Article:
They came in their thousands to ensure names etched in stone
do not fade into the blackness of history.
And, in the blackness of pre-dawn, an estimated 9000 people
stood still and silent in the cold as they pledged to
The crowd of warmly dressed men, women and children joined
military representatives in full regalia for yesterday's
6.30am Anzac Day dawn ceremony at the Dunedin Cenotaph in
After being greeted by twin blasts from a 104 howitzer, they
paid respect to all New Zealanders and Australians who served
their countries in war.
Among the speakers, Wing Commander Aaron Young, of the Royal
New Zealand Air Force, struck a chord as he spoke of the need
to remember, 100 years on from the outbreak of World War 1.
The anniversary would be a poignant reminder to all New
Zealanders of the sacrifices made by thousands in serving
their countries, he said.
''September of this year will mark 100 years since Otago and
Southland troops first embarked on trains at the Dunedin
Railway Station for Port Chalmers, where they boarded ships
and sailed off to war.
''It is an ideal opportunity for us to ensure those men and
women do not become merely names inscribed on our cenotaphs
and memorials. They are and always will be the sons and
daughters of New Zealand, and we will remember them.''
The Wellington-based RNZAF career management director was
also speaking from experience, having been deployed in 2003
to Afghanistan for Operation Enduring Freedom.
But it was World War 1 that had taken a particularly savage
toll, as more than 100,000 New Zealanders, mostly young men,
served - about 10% of the country's population at the time.
About 18,000 of them died, nearly one in five of those who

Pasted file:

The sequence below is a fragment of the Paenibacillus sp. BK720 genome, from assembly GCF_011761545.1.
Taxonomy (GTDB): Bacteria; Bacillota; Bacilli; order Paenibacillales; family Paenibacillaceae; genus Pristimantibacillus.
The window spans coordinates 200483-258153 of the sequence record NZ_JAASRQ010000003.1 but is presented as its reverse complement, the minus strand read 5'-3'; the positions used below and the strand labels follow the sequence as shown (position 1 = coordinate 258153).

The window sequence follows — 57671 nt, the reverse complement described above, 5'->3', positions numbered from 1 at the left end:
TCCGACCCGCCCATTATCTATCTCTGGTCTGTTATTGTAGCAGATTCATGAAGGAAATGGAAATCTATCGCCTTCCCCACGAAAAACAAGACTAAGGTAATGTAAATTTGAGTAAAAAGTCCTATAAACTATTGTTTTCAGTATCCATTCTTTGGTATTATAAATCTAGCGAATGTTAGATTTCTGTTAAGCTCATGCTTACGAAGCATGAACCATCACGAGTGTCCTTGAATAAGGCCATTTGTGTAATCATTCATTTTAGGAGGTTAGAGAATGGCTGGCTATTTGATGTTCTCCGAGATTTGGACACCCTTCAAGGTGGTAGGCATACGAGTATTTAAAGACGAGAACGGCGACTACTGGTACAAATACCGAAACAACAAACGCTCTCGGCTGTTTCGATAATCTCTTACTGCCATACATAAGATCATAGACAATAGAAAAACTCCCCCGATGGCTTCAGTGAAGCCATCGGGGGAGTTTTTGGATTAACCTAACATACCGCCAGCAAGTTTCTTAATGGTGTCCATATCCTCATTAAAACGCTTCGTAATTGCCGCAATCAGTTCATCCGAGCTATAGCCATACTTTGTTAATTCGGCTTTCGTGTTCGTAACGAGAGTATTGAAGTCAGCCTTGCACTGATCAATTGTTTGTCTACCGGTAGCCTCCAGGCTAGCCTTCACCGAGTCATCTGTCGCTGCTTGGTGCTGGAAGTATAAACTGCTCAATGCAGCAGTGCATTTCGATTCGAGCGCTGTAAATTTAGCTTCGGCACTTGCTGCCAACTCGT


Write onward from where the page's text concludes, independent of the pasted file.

left New Zealand shores.
W Cmdr Young said the campaign at Gallipoli changed forever
the notions New Zealanders had of themselves.
''In 1914 about a fifth of New Zealanders had been born
overseas, mainly in the United Kingdom, and for the vast
majority the British empire was central to their perception
of who they were and their place in the world.
''At Gallipoli, New Zealanders discovered something important
about their identity, and since 1915 New Zealanders -
whatever their background - have developed unique bonds
through shared adversity, at Gallipoli, El Alamein, Bamyan
and 1000 places in between.''
W Cmdr Young said New Zealand's present population had about
the same percentage of foreign-born residents, who brought
with them memories of war and conflict in their many
different home nations.
It was important for their knowledge and experiences to be
blended with those of multi-generational New Zealanders.
W Cmdr Young said everyone assembled at Anzac services had
different understandings of loss and sacrifice, but all could
be proud of the battle honours and traditions of servicemen
and women, as well as the Kiwi traits of ''mateship,
professionalism, respecting others and getting the job
Service convener Lox Kellas was pleased with the weather and
''What stood out to me was the presence of the schools. It
was outstanding, just a sea of young people,'' he said.